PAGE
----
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I'm trying to find the general solution of the following first order differential equation (using the integrating factor method): $$\frac{dy}{dx} + \frac{y}{x^2}=\frac{1}{x^3}$$

I found the integrating factor to be $e^{-1/x}$ meaning I would have to integrate $$\frac{e^{-1/x}}{x^3}$$ and then divide through by $e^{-1/x}$ to get the general solution, but I don't know how to integrate this. Can anyone help?

Thanks in advance.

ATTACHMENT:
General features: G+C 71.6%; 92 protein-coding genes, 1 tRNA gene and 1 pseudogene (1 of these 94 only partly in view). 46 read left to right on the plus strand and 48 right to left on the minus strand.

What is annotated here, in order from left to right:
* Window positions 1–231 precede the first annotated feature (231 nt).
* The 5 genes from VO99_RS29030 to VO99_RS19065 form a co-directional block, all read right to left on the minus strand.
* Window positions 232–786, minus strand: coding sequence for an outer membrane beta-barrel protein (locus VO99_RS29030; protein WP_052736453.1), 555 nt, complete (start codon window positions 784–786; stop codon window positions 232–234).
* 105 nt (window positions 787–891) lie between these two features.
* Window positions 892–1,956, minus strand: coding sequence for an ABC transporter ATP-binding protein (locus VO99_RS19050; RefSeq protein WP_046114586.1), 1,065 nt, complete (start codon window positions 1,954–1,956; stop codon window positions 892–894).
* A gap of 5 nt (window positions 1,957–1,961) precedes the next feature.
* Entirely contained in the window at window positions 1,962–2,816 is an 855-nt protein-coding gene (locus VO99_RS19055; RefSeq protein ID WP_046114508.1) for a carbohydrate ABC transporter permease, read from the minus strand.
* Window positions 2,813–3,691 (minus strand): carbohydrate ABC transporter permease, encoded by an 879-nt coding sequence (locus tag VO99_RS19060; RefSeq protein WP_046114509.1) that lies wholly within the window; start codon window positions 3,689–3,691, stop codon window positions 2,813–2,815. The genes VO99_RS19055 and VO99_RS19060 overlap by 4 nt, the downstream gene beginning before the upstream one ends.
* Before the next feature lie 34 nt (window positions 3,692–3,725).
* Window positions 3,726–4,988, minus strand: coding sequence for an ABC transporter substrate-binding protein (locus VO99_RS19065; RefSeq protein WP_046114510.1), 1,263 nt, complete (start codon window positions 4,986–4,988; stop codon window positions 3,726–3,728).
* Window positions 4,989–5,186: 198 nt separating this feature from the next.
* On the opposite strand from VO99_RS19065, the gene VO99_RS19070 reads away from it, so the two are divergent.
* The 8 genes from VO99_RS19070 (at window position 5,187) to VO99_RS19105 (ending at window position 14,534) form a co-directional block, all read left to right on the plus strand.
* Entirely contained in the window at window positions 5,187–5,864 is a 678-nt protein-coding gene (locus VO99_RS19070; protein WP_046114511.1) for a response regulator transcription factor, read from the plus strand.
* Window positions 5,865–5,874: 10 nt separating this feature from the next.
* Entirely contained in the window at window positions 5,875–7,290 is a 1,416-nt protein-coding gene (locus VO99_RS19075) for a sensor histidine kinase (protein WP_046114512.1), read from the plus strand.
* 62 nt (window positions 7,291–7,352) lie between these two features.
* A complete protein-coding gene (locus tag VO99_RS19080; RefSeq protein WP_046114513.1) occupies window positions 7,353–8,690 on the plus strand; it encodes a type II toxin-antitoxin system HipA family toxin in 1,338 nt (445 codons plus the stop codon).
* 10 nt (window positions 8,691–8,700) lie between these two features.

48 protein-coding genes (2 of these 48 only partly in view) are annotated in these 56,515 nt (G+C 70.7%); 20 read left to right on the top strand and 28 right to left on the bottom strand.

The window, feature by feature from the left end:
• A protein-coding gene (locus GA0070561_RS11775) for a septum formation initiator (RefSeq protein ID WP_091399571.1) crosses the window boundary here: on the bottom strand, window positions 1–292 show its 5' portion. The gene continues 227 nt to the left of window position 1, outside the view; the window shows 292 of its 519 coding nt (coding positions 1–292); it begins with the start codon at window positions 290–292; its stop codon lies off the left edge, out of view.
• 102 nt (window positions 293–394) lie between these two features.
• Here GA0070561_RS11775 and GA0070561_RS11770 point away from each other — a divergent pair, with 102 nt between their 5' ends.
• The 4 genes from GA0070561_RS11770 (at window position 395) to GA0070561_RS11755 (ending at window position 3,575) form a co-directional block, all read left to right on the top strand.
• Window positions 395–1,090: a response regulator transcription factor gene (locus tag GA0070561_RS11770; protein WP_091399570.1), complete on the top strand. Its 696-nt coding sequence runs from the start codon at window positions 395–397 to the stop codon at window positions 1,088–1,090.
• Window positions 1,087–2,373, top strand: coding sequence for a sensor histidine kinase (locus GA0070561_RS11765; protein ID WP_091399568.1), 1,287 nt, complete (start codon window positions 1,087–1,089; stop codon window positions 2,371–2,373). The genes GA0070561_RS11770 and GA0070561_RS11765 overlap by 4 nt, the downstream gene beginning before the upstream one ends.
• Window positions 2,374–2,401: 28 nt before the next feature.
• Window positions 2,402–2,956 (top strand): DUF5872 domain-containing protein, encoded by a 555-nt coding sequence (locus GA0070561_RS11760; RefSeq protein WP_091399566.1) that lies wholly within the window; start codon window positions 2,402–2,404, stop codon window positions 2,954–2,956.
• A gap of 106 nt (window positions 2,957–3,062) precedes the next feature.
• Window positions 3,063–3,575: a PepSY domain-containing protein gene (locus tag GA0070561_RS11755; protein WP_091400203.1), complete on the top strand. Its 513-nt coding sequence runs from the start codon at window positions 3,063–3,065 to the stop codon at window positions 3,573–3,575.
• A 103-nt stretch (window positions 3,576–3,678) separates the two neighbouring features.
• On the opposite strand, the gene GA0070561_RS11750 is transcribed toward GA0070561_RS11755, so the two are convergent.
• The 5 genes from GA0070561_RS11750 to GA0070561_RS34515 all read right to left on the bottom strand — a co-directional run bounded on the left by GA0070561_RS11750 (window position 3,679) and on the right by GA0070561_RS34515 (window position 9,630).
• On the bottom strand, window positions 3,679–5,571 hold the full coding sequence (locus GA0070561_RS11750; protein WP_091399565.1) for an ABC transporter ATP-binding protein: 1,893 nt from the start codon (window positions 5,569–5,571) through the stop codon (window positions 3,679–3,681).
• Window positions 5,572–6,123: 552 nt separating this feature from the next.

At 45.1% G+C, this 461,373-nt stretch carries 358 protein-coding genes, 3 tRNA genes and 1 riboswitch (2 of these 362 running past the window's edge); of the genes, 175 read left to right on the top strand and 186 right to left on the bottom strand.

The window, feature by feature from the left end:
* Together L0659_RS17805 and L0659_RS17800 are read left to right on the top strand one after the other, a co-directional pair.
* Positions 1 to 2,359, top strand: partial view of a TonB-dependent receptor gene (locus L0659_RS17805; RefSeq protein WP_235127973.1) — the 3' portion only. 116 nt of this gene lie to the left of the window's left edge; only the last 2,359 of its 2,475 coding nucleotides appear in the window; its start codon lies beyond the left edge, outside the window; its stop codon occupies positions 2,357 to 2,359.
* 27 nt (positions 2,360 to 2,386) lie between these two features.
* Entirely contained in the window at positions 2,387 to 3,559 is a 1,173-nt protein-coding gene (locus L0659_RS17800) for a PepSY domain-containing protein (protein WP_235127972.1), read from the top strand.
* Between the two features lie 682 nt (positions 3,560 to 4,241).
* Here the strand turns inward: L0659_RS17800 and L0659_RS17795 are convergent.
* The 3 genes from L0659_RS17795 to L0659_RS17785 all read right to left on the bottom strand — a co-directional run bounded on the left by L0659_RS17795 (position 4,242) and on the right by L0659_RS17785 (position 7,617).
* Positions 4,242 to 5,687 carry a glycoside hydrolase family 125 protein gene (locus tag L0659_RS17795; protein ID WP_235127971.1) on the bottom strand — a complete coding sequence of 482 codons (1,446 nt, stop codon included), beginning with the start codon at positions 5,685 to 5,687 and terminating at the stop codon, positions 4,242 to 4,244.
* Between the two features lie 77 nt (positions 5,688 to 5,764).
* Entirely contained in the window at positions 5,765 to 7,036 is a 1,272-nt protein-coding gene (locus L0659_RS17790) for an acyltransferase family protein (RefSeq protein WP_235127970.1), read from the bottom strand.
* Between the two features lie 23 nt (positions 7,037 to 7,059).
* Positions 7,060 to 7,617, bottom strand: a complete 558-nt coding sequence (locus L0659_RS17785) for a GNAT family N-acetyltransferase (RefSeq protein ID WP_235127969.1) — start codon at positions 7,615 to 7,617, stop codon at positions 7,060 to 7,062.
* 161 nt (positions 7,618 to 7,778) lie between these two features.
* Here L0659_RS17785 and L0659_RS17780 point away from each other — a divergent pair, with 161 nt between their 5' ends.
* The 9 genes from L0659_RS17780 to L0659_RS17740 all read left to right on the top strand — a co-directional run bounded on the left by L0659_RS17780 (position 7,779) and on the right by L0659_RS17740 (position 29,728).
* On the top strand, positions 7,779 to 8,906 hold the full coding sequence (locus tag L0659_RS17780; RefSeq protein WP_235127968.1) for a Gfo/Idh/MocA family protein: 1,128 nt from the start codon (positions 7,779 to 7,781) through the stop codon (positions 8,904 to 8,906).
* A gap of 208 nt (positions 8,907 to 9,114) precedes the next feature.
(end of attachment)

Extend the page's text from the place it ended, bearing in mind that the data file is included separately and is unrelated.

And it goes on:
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Note that if type expressions in the form e^abc, you achieve $e^abc$. If you wish to have "abc" appear all in the exponent, then you should enclose the exponent in brackets. That is, e^{abc} yields $e^{abc}$. I have fixed this in your post, so you can view the $\TeX$ source or yourself. – JavaMan Feb 20 '13 at 16:00
up vote 5 down vote accepted

Hint: try a substitution $x = 1/u$ in the integral. Then $dx = -du/u^2$ and you get

$$\int dx \: \frac{e^{-1/x}}{x^3} = -\int du \: u \, e^{-u}$$

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